Meridian is one of the most fully drawn and emotionally complex characters of contemporary American fiction. Autobiographical to a certain degree (Meridian and Walker share approximate ages, a deep love for the South, education at a women’s college in Atlanta, and civil rights involvement), this novel is artfully crafted. To direct her readers’ interpretation of “meridian,” Walker lists definitions at the novel’s beginning. All pertain specifically to qualities inherent in the title character: “prime,” “southern,” “the highest point.” Yet Walker wants her readers to see her character as representative of the 1960’s, which she sees as the meridian of black awareness, when black Americans were able to see themselves clearly and to struggle for their identity. Another of “meridian’s” meanings is “distinctive character”; it is Meridian’s battle for her individuality that is the novel’s focus.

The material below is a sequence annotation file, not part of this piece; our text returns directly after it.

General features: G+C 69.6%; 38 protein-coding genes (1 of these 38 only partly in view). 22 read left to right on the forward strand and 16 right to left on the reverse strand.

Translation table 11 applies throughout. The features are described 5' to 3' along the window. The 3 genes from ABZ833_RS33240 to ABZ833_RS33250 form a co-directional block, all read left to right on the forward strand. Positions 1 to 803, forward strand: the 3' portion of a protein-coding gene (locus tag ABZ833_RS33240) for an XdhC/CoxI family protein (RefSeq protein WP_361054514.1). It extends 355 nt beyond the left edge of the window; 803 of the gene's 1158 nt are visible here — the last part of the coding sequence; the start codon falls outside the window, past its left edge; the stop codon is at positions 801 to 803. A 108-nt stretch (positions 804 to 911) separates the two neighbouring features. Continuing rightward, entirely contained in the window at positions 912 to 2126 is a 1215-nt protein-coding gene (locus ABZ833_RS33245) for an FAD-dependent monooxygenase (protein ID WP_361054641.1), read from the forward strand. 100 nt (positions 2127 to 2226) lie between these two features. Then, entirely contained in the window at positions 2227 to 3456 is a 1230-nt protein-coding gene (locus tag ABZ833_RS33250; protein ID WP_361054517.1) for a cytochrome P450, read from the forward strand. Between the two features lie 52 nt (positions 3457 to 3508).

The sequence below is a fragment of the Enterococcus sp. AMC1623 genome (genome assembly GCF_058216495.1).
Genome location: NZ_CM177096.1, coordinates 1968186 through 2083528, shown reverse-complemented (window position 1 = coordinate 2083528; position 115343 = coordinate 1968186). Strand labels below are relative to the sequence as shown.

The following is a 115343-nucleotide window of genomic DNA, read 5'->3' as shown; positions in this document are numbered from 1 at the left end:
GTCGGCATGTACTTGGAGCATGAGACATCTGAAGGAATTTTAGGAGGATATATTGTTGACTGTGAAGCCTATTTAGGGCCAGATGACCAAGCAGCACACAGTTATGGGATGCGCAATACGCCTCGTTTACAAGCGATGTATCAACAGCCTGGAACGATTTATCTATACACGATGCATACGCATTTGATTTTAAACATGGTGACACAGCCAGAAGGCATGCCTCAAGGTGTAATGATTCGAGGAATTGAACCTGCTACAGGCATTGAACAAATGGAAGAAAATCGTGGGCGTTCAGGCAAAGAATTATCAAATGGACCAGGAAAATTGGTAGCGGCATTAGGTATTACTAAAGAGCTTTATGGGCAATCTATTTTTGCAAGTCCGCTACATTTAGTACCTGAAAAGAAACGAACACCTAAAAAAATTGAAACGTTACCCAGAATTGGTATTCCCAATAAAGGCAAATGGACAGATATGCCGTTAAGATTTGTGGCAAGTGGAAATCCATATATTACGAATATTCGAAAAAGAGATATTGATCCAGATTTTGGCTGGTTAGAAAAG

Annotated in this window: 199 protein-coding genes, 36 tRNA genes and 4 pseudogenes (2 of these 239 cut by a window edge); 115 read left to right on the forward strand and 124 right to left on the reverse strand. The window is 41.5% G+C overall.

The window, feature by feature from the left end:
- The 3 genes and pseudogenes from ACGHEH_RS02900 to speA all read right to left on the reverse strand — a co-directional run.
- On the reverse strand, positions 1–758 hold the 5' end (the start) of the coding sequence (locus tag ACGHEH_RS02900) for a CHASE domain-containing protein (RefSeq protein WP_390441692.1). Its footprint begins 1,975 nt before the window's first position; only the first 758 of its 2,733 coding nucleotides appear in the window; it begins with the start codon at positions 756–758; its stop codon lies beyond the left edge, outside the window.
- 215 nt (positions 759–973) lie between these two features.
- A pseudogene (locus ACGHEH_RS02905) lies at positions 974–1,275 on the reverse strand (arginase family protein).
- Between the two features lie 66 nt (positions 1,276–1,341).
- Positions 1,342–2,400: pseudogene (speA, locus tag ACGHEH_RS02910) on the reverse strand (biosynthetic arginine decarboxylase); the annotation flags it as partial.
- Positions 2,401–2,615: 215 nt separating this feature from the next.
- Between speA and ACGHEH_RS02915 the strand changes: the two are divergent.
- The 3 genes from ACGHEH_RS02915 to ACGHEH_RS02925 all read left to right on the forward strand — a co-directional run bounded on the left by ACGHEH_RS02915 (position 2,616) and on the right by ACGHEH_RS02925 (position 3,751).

Perhaps most distinctive is her spirituality. Meridian is something of a mystic, retreating from time to time into trancelike states from which she emerges stronger than ever. Her rejection of materialism is another sign of her spirituality. Whenever Truman visits Meridian, he discovers that she has fewer and fewer possessions, until she is left with only the clothes on her back. Like many mystics, Meridian leads an ascetic life, denying the needs of her own body. All of these indicate her separation from the ordinary restraints of life. Supporting her spirituality is her affinity to the past, her literal kinship with Feather Mae, her great-grandmother, and her figurative one with Louvinie, a Saxon slave. Following Feather Mae’s example, Meridian invites ecstasy, and discovers “that it was a way the living sought to expand the consciousness of being alive. . . .” She gains a larger understanding of her world, one not bound by trifling concerns. Louvinie’s example is equally important, for from her...
(The entire section is 793 words.)